In winter, it’s basically the same, just in a winterly look. This means you can have drinks and enjoy the view over the whole lower part of the city. You will discover architectural masterpieces and the typical red roofs. Looking straight from the funicular, you will see the famously roofed church of St. Mark. Turning right from the funicular, you will end up at a square that offers a spectacular view over the cathedral.
Insider tip: This is a very instagramable spot, take your time for a selfie!
8) Use the blue tram!
Though truth: Zagreb has no metro system. Nevertheless, the city is well connected with blue trams and buses. (Side fact: Did I tell you that the official colour of Zagreb is blue? No? Well that’s why the public transport and everything else that is important in the city is blue 🙂 ) So I’m not saying that you should spend your time driving non-sense around the city. However, definitely keep it as an option when you for instance go to the lake Jarun. Most of the trams are new and modern and even have air conditioning in summer and heating in winter. If you are interested in history, there are still plenty of old trams around as well.
Don’t forget to buy a ticket though! You can get it at any kiosk (it’s a box that’s called ‘tisak’ and sells newspaper). There is a 30-minute ticket that costs you only 4 kuna. And you can basically reach everything in the city within 30 minutes. Just don’t forget to stamp the ticket. You can do this only at the very first or very last door of a tram.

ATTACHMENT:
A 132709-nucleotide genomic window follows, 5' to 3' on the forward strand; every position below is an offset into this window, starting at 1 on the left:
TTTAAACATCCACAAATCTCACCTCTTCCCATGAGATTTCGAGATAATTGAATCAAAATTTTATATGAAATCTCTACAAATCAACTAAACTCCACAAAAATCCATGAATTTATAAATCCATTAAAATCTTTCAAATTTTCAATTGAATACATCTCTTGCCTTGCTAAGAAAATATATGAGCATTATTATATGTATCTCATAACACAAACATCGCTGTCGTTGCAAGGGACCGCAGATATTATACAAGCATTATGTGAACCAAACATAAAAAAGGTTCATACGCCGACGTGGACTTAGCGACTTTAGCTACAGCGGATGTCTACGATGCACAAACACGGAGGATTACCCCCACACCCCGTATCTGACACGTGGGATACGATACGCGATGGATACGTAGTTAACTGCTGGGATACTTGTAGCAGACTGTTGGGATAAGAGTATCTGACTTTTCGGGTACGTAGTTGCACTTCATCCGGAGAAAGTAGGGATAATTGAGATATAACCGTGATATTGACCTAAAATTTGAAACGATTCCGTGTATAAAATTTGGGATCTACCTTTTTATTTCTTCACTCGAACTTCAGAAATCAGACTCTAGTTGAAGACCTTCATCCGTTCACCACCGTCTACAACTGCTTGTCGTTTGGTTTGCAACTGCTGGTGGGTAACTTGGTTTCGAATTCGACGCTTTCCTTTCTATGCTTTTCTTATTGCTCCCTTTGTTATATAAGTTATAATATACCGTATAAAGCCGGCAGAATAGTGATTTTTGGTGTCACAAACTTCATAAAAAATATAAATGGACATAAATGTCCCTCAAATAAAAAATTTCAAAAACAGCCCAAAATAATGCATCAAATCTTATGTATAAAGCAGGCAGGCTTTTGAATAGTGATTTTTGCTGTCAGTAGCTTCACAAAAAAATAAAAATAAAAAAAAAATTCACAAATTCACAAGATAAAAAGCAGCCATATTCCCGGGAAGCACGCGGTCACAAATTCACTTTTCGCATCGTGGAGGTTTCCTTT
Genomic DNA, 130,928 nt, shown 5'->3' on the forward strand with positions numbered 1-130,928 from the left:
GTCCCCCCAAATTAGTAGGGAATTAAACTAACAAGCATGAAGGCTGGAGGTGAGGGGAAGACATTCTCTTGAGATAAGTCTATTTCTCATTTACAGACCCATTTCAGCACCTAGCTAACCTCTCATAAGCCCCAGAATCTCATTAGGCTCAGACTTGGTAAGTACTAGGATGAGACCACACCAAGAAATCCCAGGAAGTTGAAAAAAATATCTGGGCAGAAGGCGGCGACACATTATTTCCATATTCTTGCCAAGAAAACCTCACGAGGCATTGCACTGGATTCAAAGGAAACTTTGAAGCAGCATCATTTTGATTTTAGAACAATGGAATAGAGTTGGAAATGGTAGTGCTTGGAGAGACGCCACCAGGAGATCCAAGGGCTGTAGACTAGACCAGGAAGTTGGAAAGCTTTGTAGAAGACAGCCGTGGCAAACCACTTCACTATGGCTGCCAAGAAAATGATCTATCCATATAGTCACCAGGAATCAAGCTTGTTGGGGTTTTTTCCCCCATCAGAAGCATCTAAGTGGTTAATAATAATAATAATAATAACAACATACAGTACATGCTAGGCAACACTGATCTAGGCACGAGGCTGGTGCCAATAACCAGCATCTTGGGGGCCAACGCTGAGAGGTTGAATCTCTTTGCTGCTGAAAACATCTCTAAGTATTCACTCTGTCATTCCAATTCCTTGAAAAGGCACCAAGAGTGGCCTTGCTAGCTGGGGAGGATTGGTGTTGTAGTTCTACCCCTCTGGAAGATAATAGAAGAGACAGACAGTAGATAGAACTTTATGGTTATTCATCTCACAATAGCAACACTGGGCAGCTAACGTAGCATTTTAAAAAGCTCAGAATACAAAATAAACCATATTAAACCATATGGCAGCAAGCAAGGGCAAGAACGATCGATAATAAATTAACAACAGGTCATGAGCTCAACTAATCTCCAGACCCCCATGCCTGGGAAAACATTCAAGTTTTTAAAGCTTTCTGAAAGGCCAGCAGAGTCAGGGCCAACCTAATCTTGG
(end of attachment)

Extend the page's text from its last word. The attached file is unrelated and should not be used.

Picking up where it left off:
9) Shop antiques and books at the ‘Britanac’ market
Local people call the British square (britanski trg) ‘britanac’ in its’ short version. It is a cute square at the edge of the longest street in Zagreb, the Ilica, not far from the city Centre. While there are many cafes that invite you to relax at their terraces every day, Sundays are different. On Sundays, before noon, there is an antiques and books (flee) market. It is definitely worth checking out, especially if you are into antiques from the Yugoslavian time. You will recognize the market through their usage of the same red sunshades as the Dolac market has.
10) Hike to the mountain peak sljeme and eat grah
Pack your dog (if you have one) and go hiking! Zagreb is located just under the mountain Medvednica, with its peak ‘Sljeme’. This means that there are many hills and green recreational areas around the city. Sljeme is also known for being one of Croatia’s top skiing spots in winter.
There are several hiking trails that lead to the mountain peak, starting already in the city centre. On the weekends, the locals like to go there for hikes, picking mushrooms or walking their dogs. A good stop while on the hiking journey is the mountain lodge Puntijarka. There you can enjoy the views over the whole city while eating a bowl of the typical bean soup ‘grah’.
Interesting fact: The mountain was an island within the Pannonian sea a looong time ago (around 5 million years).
You like the local tips but don’t want to miss out on the must-see sightseeing spots Zagreb has to offer?
No problem, read about them in my ‘top 15 must see spots in Zagreb‘ post.